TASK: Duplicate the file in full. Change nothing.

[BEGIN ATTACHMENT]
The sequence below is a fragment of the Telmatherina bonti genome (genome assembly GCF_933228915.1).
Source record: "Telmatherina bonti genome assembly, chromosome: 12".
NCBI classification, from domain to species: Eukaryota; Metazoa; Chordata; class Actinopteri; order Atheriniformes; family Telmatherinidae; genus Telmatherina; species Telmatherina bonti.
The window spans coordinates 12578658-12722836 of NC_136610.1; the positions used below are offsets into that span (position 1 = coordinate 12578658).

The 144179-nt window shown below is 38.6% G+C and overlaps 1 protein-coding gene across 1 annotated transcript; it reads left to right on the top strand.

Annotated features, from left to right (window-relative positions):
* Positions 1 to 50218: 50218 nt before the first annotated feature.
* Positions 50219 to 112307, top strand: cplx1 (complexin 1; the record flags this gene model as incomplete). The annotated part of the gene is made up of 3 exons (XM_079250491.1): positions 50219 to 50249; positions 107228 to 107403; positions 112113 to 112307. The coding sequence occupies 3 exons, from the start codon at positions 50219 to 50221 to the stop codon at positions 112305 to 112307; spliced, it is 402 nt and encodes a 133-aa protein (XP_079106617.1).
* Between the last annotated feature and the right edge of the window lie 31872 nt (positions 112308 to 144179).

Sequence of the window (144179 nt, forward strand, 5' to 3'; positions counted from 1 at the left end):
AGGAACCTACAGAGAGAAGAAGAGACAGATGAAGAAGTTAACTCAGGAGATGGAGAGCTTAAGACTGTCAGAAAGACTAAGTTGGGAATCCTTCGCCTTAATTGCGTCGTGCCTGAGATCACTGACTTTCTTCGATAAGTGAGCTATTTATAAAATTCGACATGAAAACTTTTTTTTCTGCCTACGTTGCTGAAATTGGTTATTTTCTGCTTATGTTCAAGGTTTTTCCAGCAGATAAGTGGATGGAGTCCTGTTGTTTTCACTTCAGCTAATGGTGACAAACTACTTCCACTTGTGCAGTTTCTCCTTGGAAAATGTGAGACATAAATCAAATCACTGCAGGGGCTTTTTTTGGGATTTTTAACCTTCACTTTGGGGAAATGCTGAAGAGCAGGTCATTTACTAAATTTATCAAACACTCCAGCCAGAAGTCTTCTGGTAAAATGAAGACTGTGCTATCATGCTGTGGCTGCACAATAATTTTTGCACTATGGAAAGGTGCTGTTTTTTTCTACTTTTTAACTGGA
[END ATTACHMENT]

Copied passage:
The sequence below is a fragment of the Telmatherina bonti genome (genome assembly GCF_933228915.1).
Source record: "Telmatherina bonti genome assembly, chromosome: 12".
NCBI classification, from domain to species: Eukaryota; Metazoa; Chordata; class Actinopteri; order Atheriniformes; family Telmatherinidae; genus Telmatherina; species Telmatherina bonti.
The window spans coordinates 12578658-12722836 of NC_136610.1; the positions used below are offsets into that span (position 1 = coordinate 12578658).

The 144179-nt window shown below is 38.6% G+C and overlaps 1 protein-coding gene across 1 annotated transcript; it reads left to right on the top strand.

Annotated features, from left to right (window-relative positions):
* Positions 1 to 50218: 50218 nt before the first annotated feature.
* Positions 50219 to 112307, top strand: cplx1 (complexin 1; the record flags this gene model as incomplete). The annotated part of the gene is made up of 3 exons (XM_079250491.1): positions 50219 to 50249; positions 107228 to 107403; positions 112113 to 112307. The coding sequence occupies 3 exons, from the start codon at positions 50219 to 50221 to the stop codon at positions 112305 to 112307; spliced, it is 402 nt and encodes a 133-aa protein (XP_079106617.1).
* Between the last annotated feature and the right edge of the window lie 31872 nt (positions 112308 to 144179).

Sequence of the window (144179 nt, forward strand, 5' to 3'; positions counted from 1 at the left end):
AGGAACCTACAGAGAGAAGAAGAGACAGATGAAGAAGTTAACTCAGGAGATGGAGAGCTTAAGACTGTCAGAAAGACTAAGTTGGGAATCCTTCGCCTTAATTGCGTCGTGCCTGAGATCACTGACTTTCTTCGATAAGTGAGCTATTTATAAAATTCGACATGAAAACTTTTTTTTCTGCCTACGTTGCTGAAATTGGTTATTTTCTGCTTATGTTCAAGGTTTTTCCAGCAGATAAGTGGATGGAGTCCTGTTGTTTTCACTTCAGCTAATGGTGACAAACTACTTCCACTTGTGCAGTTTCTCCTTGGAAAATGTGAGACATAAATCAAATCACTGCAGGGGCTTTTTTTGGGATTTTTAACCTTCACTTTGGGGAAATGCTGAAGAGCAGGTCATTTACTAAATTTATCAAACACTCCAGCCAGAAGTCTTCTGGTAAAATGAAGACTGTGCTATCATGCTGTGGCTGCACAATAATTTTTGCACTATGGAAAGGTGCTGTTTTTTTCTACTTTTTAACTGGA